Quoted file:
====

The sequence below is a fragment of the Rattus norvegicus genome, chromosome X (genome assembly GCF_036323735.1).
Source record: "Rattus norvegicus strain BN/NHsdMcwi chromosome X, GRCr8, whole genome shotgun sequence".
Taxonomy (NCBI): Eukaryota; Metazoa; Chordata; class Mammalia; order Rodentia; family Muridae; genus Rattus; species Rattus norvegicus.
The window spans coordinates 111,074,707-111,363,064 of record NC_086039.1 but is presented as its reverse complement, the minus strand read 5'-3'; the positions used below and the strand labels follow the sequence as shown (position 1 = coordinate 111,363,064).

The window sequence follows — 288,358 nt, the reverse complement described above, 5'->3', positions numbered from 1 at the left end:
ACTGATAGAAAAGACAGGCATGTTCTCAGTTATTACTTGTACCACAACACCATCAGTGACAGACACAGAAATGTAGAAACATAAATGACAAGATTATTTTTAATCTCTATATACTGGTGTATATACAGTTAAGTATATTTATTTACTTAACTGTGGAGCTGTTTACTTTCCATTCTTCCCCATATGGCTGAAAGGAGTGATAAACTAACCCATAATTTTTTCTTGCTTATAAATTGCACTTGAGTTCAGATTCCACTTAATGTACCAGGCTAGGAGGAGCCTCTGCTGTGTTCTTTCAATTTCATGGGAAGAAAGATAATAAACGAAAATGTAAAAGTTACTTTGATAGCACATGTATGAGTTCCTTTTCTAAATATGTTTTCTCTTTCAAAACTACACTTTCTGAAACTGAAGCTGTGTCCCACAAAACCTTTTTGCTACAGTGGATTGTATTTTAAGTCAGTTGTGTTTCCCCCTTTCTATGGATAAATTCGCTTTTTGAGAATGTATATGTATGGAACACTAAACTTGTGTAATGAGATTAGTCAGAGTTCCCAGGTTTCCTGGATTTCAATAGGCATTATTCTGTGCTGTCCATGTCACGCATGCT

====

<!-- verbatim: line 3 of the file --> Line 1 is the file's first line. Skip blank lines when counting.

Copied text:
Taxonomy (NCBI): Eukaryota; Metazoa; Chordata; class Mammalia; order Rodentia; family Muridae; genus Rattus; species Rattus norvegicus.